SQUARE FOOT GARDENING IN YOUR RAISED BED.

Square foot Gardening Method


Plan out your garden. Think about what you really want to grow. Keep in mind that square foot gardens tend to produce more than traditional gardens. Then have a look at what we can do to help Patchworkveg




Follow the directions on the seed packet. This means that some squares will only get one seed (tomatoes) and some can get lots more (carrots or radishes).

Store left over seeds in the original packet in an air tight container for up to two years in the refrigerator.

Weed your garden weekly. Because you know exactly what you planted and where you planted it you will be able to get the weeds before they can even develop roots. Weeding will be a snap. You can label each square if you prefer.

Water your square foot garden on a daily basis (preferably in the morning). Because of the limited size this will only take a few minutes. No more watering for hours on end.

Use a trellis to train the vine plants (cucumbers, beans, tomatoes). This will keep them from invading the other squares and it will keep the vegetables safe off the ground.

Plant spacings in a Square Foot Garden


Plant spacings are the distance apart you plant several of the same plant. In square foot gardens, that can be expressed as #/sqft (how many plants per square foot) or simply by inches in each direction. For instance, carrots are planted 16/sqft or 3" apart, because there are 4 3" segments in a foot (so square that, 4x4=16). The only exceptions are certain vining or very large plants that do not fit into individual square feet.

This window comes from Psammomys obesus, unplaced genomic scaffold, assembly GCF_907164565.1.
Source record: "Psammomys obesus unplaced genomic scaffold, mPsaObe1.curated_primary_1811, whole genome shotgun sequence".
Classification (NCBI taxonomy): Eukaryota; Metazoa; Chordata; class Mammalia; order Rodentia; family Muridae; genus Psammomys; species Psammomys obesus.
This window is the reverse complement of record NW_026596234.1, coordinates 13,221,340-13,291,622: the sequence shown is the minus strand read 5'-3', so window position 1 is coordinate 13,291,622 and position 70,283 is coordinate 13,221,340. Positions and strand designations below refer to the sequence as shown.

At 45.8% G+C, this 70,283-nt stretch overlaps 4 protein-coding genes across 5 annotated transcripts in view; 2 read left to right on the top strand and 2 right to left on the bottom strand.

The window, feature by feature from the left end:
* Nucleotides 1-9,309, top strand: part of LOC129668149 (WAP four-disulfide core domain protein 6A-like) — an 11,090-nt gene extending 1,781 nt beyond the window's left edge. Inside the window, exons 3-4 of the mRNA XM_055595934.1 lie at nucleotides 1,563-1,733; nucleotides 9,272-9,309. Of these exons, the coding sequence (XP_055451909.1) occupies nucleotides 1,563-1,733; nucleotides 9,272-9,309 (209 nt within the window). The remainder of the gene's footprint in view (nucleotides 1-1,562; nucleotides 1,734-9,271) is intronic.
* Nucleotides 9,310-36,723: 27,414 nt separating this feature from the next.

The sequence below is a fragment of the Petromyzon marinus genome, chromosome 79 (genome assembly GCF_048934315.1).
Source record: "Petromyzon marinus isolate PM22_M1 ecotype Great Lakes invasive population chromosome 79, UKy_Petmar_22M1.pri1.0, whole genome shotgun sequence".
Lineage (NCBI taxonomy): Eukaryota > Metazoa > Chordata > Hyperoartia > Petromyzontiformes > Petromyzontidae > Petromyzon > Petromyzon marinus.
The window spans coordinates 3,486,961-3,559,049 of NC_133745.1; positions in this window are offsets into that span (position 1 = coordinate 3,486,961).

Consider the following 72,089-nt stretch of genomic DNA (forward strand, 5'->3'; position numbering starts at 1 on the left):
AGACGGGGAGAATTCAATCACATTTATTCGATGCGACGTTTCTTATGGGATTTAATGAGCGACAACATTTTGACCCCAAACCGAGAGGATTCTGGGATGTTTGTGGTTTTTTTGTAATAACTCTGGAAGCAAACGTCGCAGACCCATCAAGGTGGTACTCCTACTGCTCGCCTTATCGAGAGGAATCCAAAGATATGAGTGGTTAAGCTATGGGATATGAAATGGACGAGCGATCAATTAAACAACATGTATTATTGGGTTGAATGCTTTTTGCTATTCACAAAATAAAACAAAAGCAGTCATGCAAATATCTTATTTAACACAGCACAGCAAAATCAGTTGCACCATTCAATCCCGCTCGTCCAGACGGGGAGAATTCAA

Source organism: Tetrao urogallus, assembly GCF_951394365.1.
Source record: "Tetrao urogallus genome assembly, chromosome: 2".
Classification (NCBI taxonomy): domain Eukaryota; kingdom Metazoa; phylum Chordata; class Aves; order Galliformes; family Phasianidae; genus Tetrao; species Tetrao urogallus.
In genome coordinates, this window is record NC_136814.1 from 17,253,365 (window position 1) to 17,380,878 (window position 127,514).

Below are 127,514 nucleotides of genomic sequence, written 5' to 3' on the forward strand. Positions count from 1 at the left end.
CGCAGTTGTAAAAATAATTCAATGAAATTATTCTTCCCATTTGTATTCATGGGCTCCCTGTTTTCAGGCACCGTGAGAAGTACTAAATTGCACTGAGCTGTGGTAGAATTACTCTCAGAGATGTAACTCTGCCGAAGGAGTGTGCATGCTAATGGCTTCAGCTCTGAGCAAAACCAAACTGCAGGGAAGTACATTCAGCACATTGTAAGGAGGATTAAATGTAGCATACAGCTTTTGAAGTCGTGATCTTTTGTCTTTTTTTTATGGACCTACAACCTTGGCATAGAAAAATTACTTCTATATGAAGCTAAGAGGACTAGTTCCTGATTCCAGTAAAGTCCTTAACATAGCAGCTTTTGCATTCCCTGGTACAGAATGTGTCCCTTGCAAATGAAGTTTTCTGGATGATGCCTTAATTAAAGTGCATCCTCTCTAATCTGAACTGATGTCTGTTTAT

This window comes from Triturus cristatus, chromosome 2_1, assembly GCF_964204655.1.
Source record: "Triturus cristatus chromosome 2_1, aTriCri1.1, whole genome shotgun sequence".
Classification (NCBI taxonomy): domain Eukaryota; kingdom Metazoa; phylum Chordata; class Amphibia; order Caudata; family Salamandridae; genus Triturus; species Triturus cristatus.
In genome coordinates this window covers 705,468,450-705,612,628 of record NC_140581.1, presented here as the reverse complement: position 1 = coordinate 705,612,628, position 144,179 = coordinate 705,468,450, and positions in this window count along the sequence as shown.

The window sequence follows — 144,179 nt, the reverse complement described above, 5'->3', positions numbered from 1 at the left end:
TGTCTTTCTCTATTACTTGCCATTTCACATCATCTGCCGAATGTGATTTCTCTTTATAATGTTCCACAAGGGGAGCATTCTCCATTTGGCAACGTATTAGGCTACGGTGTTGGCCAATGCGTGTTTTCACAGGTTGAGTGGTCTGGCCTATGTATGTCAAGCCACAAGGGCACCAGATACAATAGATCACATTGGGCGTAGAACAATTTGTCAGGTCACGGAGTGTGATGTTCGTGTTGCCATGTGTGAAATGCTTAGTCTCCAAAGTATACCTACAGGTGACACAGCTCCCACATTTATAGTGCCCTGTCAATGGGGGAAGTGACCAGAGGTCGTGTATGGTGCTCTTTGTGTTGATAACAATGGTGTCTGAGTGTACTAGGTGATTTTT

Please be aware that special varieties will require different spacing than is listed here. The spacings given here are for the most typical or common of the type of plant.

A rule of thumb for vegetables is to space root crops at twice the expected diameter of the mature produce. Other vegetables should be spaced so the leaves from adjacent plants overlap only sightly. Closer spacing often results in smaller sized vegetables but doesn't necessarily reduce yield because of the increased quantity. And many leafy plants will rot at the base if planted too close. How to space vining vegetables depends on the variety and whether they are grown on cages, trellises, stakes or allowed to run free.


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 BELOW IS A GUIDE ONLY THAT HAS WORKED FOR ME.

Basil: 1/sqft

Beans: bush-type 9/sqft; pole-type 8/sqft

Beets: 16/sqft

Broccoli: 1/sqft

Cabbage: 1/sqft

Carrots: 16/sqft

Cauliflower: 1/sqft

Celery: 4/sqft (6")

Chard(Swiss): 4/sqft

Cucumbers: 2/sqft in a row of 4 sqft

Garlic: 4/sqft (6")

Leeks: 9/sqft

Lettuce: 4/sqft

Marjoram: 4/sqft

Onions: 16/sqft

Oregano: 1/4sqft

Parsley: 4/sqft

Peas: 8/sqft

Peppers: 1/sqft

Potatoes: 1/sqft

Radishes: 16/sqft

Scallions: 36/sqft (2")

Spinach: 9/sqft

Squash, Summer: vine-type 3/4sqft  bush-type 1/3sqft

Squash, Winter: 1/2sqft

Sweet Potatoes: 2/sqft

Thyme: 4/sqft

Tomatoes: bush-type: 4/4sqft (see special grid); vine-type 1/sqft (in row of 4 on trellis)

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